The Electoral Commission has rejected claims by the New Patriotic Party that it is unaware of the Commission's decision to transmit election results electronically.
According to a statement from the commission, the decision to transport election results electronically (ERTS) for the 2016 elections was not taken unilaterally by the Commission.
The EC noted in its response that the move was part of the several reform proposals made by the Electoral Reform Committee which was set up by the Commission after the 2013 Supreme Court judgment on the Presidential Election Petition.
The statement signed by the EC’s spokesperson, Eric Dzakpasu, revealed that NPP’s suspended general secretary, Kwabena Agyepong was part of the committee that decided to use the ERTS during the elections.
“… at an IPAC meeting held on June 12, 2015, the Commission adequately briefed the political parties on all the reforms as proposed and subsequently accepted by the Commission …,” the statement said.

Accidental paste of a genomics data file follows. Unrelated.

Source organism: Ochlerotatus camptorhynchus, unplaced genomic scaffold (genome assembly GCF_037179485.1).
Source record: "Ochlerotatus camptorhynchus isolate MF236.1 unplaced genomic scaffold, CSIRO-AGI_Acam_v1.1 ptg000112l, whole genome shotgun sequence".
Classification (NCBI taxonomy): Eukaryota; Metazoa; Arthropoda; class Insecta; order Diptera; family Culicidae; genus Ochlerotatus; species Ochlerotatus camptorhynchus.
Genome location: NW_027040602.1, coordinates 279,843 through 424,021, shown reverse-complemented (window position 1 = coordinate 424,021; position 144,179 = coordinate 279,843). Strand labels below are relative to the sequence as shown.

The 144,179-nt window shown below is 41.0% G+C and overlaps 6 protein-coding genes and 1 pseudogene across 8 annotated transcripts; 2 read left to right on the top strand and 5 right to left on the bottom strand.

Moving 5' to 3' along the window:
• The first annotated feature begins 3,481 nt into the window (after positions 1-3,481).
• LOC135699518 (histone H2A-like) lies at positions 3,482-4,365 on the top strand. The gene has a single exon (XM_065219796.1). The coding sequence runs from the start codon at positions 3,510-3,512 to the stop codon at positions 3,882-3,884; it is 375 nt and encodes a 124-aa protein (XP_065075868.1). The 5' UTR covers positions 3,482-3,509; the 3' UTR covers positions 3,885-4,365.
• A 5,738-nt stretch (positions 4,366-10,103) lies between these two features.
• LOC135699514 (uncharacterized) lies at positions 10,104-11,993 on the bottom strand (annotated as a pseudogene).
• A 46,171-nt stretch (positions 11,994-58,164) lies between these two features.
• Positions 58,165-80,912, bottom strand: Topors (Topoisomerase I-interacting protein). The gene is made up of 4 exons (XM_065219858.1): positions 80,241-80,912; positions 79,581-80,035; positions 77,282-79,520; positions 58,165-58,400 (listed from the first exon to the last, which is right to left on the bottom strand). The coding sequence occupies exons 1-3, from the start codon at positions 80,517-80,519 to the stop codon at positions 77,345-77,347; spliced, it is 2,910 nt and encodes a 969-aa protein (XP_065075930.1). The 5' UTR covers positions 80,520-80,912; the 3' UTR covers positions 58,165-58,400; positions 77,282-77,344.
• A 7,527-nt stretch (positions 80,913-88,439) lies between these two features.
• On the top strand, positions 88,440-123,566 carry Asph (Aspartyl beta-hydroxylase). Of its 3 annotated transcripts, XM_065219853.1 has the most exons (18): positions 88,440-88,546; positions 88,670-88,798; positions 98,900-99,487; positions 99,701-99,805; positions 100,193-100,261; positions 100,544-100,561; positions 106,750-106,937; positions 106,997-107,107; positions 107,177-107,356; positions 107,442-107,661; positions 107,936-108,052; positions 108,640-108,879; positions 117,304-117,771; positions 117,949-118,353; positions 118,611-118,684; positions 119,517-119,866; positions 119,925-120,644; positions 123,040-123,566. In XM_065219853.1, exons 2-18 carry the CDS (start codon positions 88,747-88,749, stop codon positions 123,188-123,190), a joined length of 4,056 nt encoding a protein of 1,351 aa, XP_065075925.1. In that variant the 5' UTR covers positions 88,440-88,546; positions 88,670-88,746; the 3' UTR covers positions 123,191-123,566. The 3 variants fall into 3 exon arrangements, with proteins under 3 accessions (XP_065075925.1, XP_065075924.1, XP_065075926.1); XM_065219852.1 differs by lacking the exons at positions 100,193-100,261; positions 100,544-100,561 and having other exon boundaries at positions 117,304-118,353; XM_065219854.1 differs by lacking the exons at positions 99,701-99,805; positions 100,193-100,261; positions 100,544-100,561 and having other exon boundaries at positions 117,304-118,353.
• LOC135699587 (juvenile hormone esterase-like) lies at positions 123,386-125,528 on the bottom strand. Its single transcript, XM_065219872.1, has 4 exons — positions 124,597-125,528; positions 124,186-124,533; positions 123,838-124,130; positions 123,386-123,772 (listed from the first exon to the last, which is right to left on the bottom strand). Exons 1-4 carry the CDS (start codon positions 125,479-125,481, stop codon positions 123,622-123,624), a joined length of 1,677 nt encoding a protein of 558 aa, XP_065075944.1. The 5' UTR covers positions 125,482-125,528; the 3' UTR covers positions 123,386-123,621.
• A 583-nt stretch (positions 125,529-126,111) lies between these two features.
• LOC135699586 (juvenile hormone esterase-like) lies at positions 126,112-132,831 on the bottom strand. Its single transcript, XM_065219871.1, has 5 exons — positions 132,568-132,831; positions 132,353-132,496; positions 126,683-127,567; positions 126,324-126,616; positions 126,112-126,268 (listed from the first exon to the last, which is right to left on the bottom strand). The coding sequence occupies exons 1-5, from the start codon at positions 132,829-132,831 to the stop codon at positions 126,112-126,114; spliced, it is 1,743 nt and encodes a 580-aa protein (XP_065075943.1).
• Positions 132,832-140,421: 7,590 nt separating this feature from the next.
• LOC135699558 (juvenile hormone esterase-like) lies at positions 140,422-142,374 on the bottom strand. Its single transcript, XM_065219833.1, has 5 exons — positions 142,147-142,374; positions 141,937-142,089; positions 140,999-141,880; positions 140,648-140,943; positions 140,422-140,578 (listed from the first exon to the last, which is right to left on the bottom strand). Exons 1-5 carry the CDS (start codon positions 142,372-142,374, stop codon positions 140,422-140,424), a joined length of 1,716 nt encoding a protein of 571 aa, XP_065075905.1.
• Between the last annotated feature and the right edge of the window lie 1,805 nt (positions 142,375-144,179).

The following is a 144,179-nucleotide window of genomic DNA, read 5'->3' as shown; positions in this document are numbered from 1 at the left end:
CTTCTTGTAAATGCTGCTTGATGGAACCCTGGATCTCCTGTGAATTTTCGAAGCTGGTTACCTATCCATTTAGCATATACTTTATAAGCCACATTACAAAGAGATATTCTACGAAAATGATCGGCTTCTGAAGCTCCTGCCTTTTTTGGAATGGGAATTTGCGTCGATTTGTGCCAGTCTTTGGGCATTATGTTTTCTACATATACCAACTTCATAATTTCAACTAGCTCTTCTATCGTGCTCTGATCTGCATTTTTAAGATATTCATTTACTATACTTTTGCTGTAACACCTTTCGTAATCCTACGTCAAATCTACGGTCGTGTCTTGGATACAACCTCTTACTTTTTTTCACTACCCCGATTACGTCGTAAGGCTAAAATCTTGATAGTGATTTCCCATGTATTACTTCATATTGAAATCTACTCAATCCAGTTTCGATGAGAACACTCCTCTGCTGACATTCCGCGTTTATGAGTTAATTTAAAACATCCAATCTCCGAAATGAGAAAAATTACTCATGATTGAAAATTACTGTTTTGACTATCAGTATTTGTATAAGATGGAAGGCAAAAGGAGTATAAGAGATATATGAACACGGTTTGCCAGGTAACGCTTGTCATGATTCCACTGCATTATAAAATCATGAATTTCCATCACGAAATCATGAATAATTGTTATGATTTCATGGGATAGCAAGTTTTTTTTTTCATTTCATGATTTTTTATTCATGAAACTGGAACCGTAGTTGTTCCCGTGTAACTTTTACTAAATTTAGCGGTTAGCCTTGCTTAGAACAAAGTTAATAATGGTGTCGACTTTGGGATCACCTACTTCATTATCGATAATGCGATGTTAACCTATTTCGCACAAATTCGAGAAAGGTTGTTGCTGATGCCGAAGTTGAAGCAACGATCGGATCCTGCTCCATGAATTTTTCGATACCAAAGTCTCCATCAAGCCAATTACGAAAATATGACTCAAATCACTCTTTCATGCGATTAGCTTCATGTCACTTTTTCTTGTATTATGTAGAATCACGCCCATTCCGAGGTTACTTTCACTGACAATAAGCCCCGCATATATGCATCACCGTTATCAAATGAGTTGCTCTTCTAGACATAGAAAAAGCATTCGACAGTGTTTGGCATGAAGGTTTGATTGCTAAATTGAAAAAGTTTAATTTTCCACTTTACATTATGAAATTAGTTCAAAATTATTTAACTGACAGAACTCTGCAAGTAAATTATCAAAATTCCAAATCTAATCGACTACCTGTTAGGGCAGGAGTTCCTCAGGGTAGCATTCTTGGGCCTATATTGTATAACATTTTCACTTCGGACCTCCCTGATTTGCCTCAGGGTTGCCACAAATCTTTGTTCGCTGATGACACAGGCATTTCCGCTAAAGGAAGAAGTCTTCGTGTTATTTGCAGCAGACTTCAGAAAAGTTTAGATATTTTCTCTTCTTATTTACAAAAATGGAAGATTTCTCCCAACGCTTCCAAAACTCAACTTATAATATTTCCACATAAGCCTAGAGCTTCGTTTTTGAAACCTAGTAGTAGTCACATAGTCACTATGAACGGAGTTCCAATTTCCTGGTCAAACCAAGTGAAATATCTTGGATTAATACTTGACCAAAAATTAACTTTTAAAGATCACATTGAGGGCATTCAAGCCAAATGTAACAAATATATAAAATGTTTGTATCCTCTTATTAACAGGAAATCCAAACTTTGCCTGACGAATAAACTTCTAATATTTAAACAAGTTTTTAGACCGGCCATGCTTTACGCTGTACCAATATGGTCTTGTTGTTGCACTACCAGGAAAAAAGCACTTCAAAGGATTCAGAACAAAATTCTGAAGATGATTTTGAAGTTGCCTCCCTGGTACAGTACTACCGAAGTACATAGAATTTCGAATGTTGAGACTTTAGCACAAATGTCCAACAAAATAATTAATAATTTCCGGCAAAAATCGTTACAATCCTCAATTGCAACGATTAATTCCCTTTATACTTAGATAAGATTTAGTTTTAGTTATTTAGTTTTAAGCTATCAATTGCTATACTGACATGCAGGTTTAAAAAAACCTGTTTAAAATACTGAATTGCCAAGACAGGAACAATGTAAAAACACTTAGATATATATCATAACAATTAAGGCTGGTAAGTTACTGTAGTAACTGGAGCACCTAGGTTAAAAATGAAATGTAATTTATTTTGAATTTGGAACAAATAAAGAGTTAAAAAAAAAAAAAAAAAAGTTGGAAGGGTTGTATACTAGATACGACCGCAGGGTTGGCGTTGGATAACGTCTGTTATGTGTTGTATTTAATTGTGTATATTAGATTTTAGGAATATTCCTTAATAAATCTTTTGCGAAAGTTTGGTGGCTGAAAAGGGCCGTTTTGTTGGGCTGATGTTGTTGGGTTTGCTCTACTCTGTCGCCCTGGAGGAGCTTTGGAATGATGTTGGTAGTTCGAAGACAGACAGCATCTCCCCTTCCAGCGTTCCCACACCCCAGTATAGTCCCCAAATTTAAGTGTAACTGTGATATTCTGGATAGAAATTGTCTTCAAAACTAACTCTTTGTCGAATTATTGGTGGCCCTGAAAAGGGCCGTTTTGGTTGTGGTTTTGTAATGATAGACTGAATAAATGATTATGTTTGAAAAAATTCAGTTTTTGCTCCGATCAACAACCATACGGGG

The Commission further opined that it had taken note of Mr Mac Manu’s public comments about the agreed results transmission process, especially the legality of the said system.
“We, however, wish to point out that Mr Mac Manu was a member of the Legal Committee of IPAC and was intimately and significantly involved in the drafting of the two important regulations C.I.91 and C.I.94 (which regulate the registration of voters and the elections). Mr MacManu also appeared before the parliamentary committee for Subsidiary Legislation chaired by Hon. Osei Bonsu Amoah. The latter is also a regular representative of the New Patriotic Party (NPP) at IPAC,” the EC statement added.
The statement by the EC comes after the NPP campaign manager Peter Mac Manu accused the electoral body of sidelining the political parties in the exercise.